Mephistopheles is the fourth and final volume of a critically acclaimed history of the concept of the Devil. The series constitutes the most complete historical study ever made of the figure that has been called the second most famous personage in Christianity.
In his first three volumes Jeffrey Burton Russell brought the history of Christian diabology to the end of the Middle Ages, showing the development of a degree of consensus, even in detail, on the concept of the Devil. Mephistopheles continues the story from the Reformation to the present, tracing the fragmentation of the tradition. Using examples from theology, philosophy, art, literature, and popular culture, he describes the great changes effected in our idea of the Devil by the intellectual and cultural developments of modem times.
Emphasizing key figures and movements, Russell covers the apogee of the witch craze in the Renaissance and Reformation, the effects of the Enlightenment's rationalist philosophy, the Romantic image of Satan, and the cynical or satirical literary treatments of the Devil in the late nineteenth century. He concludes that although today the Devil may seem an outworn metaphor, the very real horrors of the twentieth century suggest the continuing need for some vital symbol of radical evil.
A work of great insight and learning, Mephistopheles deepens our understanding of the ways in which people in Western societies have dealt with the problem of evil.
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Jeffrey Burton Russell is Professor of History Emeritus at the University of California, Santa Barbara.Review:
"Jeffrey Burton Russell is not only a conscientious historian, he is also an introspective essayist who acknowledges his own continuing struggle to understand the nature and the source of evil."―Robert Coles, New York Times Book Review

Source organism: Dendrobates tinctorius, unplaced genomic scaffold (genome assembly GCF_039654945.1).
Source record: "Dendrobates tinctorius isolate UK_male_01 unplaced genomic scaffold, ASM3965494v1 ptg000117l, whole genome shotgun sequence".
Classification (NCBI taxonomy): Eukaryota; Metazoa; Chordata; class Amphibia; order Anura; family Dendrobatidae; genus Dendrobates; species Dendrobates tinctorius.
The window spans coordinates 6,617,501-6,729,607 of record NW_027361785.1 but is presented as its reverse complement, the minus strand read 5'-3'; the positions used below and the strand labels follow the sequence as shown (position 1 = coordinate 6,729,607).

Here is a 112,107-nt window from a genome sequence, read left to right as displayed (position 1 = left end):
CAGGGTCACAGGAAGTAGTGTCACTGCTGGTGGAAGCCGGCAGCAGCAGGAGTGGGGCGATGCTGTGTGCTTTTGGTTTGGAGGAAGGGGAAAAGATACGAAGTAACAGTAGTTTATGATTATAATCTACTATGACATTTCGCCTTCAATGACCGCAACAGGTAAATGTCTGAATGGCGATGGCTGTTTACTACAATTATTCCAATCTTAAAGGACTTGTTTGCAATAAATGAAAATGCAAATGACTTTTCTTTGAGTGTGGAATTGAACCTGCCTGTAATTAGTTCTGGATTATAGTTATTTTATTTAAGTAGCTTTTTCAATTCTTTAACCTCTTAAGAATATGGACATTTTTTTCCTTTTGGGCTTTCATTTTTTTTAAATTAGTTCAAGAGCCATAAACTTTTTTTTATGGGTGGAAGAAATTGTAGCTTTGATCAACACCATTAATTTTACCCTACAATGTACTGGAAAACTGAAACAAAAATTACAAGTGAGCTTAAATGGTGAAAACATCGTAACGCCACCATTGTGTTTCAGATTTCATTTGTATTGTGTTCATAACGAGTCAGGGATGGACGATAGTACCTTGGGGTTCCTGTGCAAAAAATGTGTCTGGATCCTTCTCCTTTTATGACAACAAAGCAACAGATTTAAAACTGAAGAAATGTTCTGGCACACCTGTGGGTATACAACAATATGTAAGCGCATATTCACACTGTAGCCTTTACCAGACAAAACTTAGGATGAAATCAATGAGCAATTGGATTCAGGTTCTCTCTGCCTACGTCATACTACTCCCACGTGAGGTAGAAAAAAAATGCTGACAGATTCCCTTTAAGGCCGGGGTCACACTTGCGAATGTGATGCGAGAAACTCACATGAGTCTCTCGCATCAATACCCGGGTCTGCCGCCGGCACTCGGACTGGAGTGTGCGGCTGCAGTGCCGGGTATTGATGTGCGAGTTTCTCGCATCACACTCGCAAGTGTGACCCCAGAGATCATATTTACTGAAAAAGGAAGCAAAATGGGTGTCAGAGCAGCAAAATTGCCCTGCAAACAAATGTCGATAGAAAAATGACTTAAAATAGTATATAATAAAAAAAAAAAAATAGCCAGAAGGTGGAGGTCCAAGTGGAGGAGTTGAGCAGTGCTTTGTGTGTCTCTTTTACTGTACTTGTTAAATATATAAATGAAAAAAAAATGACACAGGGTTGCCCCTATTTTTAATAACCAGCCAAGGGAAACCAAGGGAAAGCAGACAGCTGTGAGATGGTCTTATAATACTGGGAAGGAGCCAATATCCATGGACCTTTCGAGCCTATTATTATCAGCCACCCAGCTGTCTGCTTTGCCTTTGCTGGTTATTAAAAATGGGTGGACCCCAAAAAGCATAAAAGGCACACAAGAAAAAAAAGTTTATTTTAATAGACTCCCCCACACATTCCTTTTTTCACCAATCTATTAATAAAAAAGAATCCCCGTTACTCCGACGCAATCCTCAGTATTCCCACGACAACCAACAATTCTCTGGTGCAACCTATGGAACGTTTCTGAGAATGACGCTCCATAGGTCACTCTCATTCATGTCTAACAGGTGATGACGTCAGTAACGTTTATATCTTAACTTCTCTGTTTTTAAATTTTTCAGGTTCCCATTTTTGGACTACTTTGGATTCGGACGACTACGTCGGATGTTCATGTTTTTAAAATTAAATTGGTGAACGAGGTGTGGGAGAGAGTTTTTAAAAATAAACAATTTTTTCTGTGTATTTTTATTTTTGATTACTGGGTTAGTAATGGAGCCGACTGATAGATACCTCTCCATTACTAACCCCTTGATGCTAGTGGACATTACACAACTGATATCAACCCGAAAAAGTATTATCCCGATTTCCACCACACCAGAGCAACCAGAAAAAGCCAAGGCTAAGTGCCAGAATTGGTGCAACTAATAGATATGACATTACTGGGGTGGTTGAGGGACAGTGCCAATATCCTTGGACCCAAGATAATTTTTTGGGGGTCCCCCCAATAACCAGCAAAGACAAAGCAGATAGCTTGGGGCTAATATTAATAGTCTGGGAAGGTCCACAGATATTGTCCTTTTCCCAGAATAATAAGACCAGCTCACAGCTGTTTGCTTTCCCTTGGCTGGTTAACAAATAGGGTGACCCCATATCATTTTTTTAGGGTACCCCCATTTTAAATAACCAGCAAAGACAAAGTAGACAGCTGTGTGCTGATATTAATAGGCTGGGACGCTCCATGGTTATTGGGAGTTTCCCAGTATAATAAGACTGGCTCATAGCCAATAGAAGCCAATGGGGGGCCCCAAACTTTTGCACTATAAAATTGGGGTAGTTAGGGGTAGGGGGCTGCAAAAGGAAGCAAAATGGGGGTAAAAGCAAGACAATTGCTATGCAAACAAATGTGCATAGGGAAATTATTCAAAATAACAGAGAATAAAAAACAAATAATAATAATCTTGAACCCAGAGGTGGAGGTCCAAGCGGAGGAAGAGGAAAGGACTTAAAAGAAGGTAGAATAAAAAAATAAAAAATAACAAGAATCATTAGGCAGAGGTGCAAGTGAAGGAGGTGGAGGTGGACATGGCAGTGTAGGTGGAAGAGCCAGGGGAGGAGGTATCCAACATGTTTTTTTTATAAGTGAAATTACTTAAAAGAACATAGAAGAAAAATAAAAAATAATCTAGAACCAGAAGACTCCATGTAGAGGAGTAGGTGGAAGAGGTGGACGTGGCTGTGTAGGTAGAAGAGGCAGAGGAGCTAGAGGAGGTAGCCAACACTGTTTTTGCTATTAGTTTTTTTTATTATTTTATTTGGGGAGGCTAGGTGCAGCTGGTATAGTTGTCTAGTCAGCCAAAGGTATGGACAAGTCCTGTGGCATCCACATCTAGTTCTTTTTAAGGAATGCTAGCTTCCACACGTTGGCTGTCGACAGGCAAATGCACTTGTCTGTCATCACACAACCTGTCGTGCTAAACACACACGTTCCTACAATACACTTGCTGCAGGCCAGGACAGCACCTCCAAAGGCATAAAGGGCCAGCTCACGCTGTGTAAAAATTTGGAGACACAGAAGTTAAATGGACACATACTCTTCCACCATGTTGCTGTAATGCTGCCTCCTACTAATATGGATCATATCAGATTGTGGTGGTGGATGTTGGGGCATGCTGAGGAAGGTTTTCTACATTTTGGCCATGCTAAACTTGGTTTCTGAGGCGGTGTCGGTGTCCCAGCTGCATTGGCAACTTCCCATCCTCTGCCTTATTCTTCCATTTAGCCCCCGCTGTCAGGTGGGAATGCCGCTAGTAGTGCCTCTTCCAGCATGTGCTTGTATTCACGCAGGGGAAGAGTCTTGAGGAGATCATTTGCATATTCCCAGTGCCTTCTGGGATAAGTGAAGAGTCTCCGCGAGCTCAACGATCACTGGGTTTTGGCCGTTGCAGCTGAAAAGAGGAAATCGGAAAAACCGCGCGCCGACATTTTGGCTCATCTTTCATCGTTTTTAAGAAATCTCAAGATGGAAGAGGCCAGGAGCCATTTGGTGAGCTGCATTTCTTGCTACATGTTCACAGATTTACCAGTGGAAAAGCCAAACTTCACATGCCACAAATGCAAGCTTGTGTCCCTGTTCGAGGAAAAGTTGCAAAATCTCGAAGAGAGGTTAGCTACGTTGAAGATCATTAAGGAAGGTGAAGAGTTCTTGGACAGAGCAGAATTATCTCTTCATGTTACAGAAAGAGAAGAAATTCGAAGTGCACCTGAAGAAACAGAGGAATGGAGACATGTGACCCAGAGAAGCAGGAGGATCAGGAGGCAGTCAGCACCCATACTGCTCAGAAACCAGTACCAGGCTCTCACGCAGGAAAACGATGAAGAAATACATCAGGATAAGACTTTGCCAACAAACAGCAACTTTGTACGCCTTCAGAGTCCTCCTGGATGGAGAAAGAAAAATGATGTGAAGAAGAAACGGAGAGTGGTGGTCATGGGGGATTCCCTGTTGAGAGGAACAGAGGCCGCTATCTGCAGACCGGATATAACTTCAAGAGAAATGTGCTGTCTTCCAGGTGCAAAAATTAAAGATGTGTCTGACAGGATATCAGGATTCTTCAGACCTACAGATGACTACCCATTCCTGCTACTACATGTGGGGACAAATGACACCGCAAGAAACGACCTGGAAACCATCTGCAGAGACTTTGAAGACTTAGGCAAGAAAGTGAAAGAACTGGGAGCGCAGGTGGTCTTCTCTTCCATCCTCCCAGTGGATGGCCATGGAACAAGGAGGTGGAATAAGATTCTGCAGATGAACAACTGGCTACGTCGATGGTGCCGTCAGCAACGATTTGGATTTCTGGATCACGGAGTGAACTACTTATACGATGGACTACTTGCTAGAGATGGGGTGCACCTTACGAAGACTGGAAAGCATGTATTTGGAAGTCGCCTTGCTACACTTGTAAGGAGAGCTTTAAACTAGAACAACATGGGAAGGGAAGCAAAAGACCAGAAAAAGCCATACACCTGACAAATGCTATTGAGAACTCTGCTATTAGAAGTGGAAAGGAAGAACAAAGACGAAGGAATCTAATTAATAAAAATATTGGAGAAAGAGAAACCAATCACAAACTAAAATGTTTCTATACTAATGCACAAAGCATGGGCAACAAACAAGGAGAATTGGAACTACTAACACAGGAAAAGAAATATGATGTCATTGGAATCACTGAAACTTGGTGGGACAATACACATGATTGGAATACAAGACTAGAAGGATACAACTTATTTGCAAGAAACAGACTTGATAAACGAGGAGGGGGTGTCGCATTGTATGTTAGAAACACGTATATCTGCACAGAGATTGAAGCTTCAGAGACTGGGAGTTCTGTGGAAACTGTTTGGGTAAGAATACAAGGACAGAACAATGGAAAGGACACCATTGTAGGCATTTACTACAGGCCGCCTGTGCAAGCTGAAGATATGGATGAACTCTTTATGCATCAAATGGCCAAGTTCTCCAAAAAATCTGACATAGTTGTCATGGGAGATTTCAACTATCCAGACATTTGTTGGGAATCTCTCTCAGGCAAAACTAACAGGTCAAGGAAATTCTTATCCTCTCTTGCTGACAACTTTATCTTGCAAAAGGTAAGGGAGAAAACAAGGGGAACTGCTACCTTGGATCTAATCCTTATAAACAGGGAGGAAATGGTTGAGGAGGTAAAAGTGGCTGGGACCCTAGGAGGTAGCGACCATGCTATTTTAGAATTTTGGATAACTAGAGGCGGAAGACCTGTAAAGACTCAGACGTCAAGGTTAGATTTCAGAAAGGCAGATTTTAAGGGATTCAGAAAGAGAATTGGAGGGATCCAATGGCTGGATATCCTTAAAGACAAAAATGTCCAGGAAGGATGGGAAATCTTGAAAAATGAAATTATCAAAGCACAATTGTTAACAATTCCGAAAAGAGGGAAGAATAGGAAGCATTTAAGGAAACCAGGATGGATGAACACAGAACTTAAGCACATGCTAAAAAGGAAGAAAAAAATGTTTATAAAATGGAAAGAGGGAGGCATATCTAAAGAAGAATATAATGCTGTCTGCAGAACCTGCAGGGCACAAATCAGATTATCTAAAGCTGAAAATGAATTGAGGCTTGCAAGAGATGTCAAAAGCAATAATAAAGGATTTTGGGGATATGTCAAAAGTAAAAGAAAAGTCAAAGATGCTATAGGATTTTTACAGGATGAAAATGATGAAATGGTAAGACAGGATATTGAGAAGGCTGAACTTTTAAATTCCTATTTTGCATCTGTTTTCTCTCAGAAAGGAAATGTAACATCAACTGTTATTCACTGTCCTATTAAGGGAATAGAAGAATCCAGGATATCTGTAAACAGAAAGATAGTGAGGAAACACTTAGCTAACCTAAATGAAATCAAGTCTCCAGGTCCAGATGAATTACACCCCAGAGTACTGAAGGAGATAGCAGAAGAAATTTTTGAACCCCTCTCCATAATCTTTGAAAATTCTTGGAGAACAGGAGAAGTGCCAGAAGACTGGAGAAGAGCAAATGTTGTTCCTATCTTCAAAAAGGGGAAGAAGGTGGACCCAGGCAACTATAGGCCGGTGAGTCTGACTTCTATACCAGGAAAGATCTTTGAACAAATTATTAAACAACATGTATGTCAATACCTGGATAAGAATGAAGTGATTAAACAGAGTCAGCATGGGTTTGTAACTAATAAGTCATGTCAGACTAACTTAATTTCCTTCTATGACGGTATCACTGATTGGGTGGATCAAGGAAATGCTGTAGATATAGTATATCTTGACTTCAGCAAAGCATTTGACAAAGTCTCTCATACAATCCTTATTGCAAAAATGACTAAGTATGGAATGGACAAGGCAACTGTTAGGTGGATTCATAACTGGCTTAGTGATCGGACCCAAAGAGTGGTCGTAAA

"It is more than the history of demonological imagination as it has been displayed for half a millennium in theological controversies, in poetry, novels, paintings, and witch trials: it is the history of European man trying to cope with the terrifying riddle of radical evil. . . . Both an extremely rich scholarly work and an exiquisite exercise in a topic that is unlikely ever to die off in our civilization."―Leslek Kolakowski, Journal of Modern History
"This book moves with sustained seriousness and brilliance across five centuries, from Luther's time to our own . . . and, although it has all the virtues of great intellectual history, it is explicitly rooted in a profound moral analysis of our own era."―M. D. Aeschliman, National Review
"No few sentences can adequately convey the book's richness of content and seriousness of purpose. Russell has without doubt bequeathed us a magnificent synthesis of Western culture's modern, tortuous grappling with the ideas of radical evil and the devil."―Brian Easlea, American Historical Review
"An excellent and important intellectual history."―Library Journal
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Buchbeschreibung Cornell University, 1988, 1988. OBr., gut erhaltenes Exemplar. The Devil in the Modern World Gewicht in Gramm: 550. Artikel-Nr. 15020